Remote Islands, National Parks and Regional Towns: Here Are 20 of the Best Places to Visit in Australia in 2024

Make this the year you explore more of Australia's outstanding natural and cultural offerings.
Andrew Zuccala
Published on August 09, 2023

New year, new adventures. It's time to start planning trips to hidden beaches while summer's still kicking, city breaks during quieter months of the year, and regional desert getaways when the temperature drops down south.

And we get the "I'll put off travelling around Australia till I'm older" mentality. But enough of that. There's so much greatness in our own backyard that we shouldn't keep pushing local trips further down the line of must-visit places.

So, read on to find a few Aussie destinations that should be added to your 2023 travel bucket list. Then go ahead and book a few trips before the opportunity passes.



Zachary Ferguson (Unsplash)


Tassie's Bruny Island feels totally remote but it's a short ferry ride from the coast and, including driving time, is just 50-minutes from Hobart. The beauty of this proximity to the city is that, despite all the rugged wilderness, you can still find luxury accommodation, amazing food and all kinds of local produce (think fine cheese and whisky).

But consider Bruny Island a destination for when nature is calling. You'll find white wallabies at Inala Nature Reserve, windswept headlands at Cape Bruny Lighthouse and head-clearing watery views at Cloudy Bay. A trip to Bruny Island should be an essential addition to any Tasmanian vacation along the state's south-eastern coast.

If you're a serious gourmand, you can experience all the island's finest delights in style with a gourmet tasting and sightseeing day trip from Hobart which includes award-winning cheeses, premium wines and beer, freshly shucked oysters, handcrafted fudge and mead, local honey and a lunch at Pennicott's beachside restaurant with sweeping views of Adventure Bay. Book it now at Concrete Playground Trips.


Lisa Kuilenburg, Tourism Tasmania


This region is ripe for exploring and one of the most photogenic regions in Tassie. There are hiking trails through bushland full of native Australian wildlife as well as pristine white sand beaches with orange-hued granite boulders that the Bay of Fires is renowned for. Come any time of year to enjoy the area, staying for a few days at one of our favourite glamping sites in Australia or simply pass through while road tripping around Tasmania's North East region.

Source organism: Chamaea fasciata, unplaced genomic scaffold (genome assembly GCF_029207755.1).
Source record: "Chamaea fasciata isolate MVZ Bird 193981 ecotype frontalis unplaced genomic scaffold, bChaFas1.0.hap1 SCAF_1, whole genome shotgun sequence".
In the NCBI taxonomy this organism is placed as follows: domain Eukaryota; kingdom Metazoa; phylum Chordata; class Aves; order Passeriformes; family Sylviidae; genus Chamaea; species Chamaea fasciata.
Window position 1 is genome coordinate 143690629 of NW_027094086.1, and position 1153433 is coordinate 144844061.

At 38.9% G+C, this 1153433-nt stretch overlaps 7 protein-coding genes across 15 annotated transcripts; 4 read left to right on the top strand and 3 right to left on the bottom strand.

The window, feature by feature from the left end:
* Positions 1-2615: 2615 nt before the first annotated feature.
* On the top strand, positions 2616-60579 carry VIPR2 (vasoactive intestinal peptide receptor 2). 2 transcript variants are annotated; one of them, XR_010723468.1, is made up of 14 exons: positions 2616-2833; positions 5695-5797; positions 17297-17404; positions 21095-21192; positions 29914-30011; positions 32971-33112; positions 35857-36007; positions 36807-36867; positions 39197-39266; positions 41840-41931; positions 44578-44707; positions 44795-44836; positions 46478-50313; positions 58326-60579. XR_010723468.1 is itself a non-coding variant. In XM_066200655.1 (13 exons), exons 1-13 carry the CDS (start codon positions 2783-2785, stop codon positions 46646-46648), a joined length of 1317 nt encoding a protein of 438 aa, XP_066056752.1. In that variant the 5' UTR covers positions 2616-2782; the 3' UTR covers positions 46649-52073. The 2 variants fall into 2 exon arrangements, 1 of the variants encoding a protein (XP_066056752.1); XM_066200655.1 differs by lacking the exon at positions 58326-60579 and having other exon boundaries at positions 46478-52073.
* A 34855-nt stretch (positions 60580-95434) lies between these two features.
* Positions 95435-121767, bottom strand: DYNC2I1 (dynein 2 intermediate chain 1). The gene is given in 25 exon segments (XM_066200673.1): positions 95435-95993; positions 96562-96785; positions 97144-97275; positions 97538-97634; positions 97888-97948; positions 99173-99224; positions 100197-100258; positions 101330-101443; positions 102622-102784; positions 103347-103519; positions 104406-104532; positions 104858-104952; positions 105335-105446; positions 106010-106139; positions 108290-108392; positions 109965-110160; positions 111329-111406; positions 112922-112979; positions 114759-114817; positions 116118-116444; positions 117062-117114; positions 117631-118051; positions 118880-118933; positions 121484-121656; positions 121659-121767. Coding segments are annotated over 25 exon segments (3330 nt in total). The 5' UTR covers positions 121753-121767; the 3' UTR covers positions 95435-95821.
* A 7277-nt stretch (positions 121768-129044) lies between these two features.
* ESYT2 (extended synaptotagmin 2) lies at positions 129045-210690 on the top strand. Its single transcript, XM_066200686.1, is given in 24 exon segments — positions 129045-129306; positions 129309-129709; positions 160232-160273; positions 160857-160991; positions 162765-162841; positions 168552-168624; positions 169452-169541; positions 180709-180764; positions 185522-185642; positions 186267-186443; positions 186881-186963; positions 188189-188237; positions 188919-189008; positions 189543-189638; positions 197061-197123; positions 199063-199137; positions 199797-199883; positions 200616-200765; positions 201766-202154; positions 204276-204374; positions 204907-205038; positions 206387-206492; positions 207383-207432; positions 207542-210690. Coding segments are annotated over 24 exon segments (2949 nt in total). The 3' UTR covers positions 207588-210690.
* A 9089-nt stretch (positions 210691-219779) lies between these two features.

Tourism Australia and Graham Freeman


Hobart is booming. Increasingly, Australian travellers and international folk are taking the trip down south to Tasmania's seaside city. The city's brilliant food scene (which has totally transformed in the past ten years) draws visitors, as well as the city's singular cultural institution MONA.

This museum is home to world-class art and installations from owner/mastermind David Walsh's private collection of works that are anything but stuffy. The art is served alongside a fabulous selection of locally-focused food and wine. And then there is the Mona Foma music and arts festival.

The dates of this year's festival are Friday, February 17–Sunday, February 19, 2023 in Launceston, then the weekend of Friday, February 24–Sunday, February 26, 2023 in Hobart, and both weekends boast cracking lineups.

If you haven't secured your tickets, you can still book one of our exclusive Mona Foma travel packages which includes Posh Pit ferry pass to the museum, tickets to see Peaches return to the Mona stage on Friday, 24 February, plus two nights in a luxe hotel.



Weyne Yew (Unsplash)


Victoria's Great Ocean Road is always worth travelling down — but finding places to stop for a few nights can be a much harder task. The classics of Torquay, Lorne and Apollo Bay are always great options, but we prefer the sleepier town of Wye River. The small regional town has its own beachside caravan park, an absolute stunner of a general store as well as plenty of beaches for surfing and swimming. Get away from the crowds down here.